I've read the Spanish Stack Overflow is about to be created. (I haven't made up my mind whether that seems a good idea or not; but that's a different matter).

Consider the following very plausible situation. I regularly participate on both sites. I see a question in site A that I know has been answered in site B. Let's also assume that the important part of the answer is the code (rather than comments or explanations). How to proceed? Of course marking as duplicate is ruled out (or is it?), the two questions belonging to different sites. I see at least two sensible approaches:

  1. Post an answer in site A, essentially reproducing the answer from site B, with due reference to the original site B's answerer.

  2. Post an answer in site A, consisting of a very brief introduction to clarify any minor differences followed by a link to the answer in site B. Even if site A's asker cannot read B language, they surely can read the code.

I think this situation will happen a lot, so we should have a clear policy on this.

  • 7
    I'm sure others asked about this already, just with portuguese SO. Commented Oct 3, 2014 at 19:57
  • I'm certain that similar issues have been discussed previously... but I couldn't find any answer to this specific question for Spanish or Portuguese
    – Luis Mendo
    Commented Oct 3, 2014 at 20:00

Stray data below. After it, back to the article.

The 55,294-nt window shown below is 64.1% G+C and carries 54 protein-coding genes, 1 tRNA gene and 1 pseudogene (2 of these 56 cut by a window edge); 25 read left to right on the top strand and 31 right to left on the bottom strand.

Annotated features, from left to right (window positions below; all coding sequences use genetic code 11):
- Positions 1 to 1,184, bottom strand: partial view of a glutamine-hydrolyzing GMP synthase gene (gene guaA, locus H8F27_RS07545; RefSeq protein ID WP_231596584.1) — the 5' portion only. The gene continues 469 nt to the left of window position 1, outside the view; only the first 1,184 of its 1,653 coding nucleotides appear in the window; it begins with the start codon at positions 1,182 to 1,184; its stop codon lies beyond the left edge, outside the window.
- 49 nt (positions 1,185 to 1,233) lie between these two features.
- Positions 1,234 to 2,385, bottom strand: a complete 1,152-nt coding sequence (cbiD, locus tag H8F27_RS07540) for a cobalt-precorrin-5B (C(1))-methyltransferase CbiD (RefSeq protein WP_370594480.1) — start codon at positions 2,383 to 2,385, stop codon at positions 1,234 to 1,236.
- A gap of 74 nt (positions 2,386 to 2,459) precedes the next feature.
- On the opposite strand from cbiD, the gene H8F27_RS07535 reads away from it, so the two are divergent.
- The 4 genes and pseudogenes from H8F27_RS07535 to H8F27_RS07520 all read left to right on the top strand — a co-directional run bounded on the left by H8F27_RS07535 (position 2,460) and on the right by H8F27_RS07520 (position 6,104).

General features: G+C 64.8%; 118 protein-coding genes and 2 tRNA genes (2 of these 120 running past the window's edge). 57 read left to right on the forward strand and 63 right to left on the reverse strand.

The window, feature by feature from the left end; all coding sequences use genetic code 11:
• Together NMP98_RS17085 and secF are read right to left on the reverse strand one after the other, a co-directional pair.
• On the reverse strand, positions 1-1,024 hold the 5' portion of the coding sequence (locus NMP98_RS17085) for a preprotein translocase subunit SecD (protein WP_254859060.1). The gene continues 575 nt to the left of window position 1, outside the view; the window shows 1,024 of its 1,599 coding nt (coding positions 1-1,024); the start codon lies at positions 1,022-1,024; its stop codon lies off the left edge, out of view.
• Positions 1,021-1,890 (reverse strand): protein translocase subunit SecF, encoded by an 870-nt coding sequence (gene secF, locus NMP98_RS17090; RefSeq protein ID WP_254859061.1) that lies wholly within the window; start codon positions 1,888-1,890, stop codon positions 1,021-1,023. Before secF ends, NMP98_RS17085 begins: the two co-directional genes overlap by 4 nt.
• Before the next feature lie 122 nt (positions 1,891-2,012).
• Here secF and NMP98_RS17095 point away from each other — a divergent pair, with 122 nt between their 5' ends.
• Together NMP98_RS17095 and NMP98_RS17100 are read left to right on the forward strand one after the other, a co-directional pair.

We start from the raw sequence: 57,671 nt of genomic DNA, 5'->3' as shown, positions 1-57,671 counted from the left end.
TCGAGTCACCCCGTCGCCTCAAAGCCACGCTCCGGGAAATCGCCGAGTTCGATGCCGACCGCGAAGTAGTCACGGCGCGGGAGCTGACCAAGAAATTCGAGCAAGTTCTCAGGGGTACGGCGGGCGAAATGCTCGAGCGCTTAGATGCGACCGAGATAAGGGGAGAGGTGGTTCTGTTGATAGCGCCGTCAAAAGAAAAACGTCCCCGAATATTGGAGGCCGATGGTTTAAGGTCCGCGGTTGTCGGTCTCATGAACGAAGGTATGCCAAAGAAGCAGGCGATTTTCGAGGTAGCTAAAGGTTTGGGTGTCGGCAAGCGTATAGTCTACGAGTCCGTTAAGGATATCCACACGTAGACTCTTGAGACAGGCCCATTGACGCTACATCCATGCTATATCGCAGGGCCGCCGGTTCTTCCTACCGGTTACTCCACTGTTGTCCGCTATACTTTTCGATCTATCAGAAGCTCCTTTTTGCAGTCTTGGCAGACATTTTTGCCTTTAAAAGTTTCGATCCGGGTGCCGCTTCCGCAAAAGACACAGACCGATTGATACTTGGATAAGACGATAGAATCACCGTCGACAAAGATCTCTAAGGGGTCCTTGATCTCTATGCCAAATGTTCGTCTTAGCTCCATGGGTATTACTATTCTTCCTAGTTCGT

• @Deduplicator First link is about cross-asking, not about cross-similar answers. Second link, although related with my question, does not answer it
    – Luis Mendo
    Commented Oct 3, 2014 at 20:04
  • 11
    If you think that the code is all that's important in an answer and that any explanations are not particularly important then you have those two reversed. The explanations in an answer are what is important, code is secondary.
    – Servy
    Commented Oct 3, 2014 at 20:04
  • 3
    @Servy Code secondary... in StackOverflow?
    – Luis Mendo
    Commented Oct 3, 2014 at 20:05
  • 8
    @LuisMendo Yes, absolutely.
    – Servy
    Commented Oct 3, 2014 at 20:05
  • @Servy Well, let's restrict my (meta) question then to those questions that are essentially answered with code
    – Luis Mendo
    Commented Oct 3, 2014 at 20:07
  • 5
    @LuisMendo It should be very rare to find a question that is answered well with just code. You would cease to be discussing a generalized policy.
    – Servy
    Commented Oct 3, 2014 at 20:08
  • @Servy In many cases the code speaks for itself (as it should) and a brief introduction in language A followed by a link to B's answer could be enough. I'm thinking about those cases.
    – Luis Mendo
    Commented Oct 3, 2014 at 20:10
  • 2
    @LuisMendo If you're asserting that a particular question doesn't merit an explanation then obviously you don't need to explain anything for that question. I would assert however that most questions do merit an explanation, and that such explanations should be in the appropriate language.
    – Servy
    Commented Oct 3, 2014 at 20:15
  • 5
    I have a suggestion: Convert everything of value from the localized sites, but don't put anything from the English version to the localized version, hopefully that will contribute to the demise of this horrible idea. I'm sure that the evil geniuses behind this idea are native English speakers that never really have experienced the issues of multilinguality.
    – Alex
    Commented Oct 4, 2014 at 5:08
  • at the very least, "Be Forthright When Cross Posting To Other Sites..."
    – gnat
    Commented Nov 7, 2014 at 8:23

2 Answers 2


In SOpt we do a mix of those.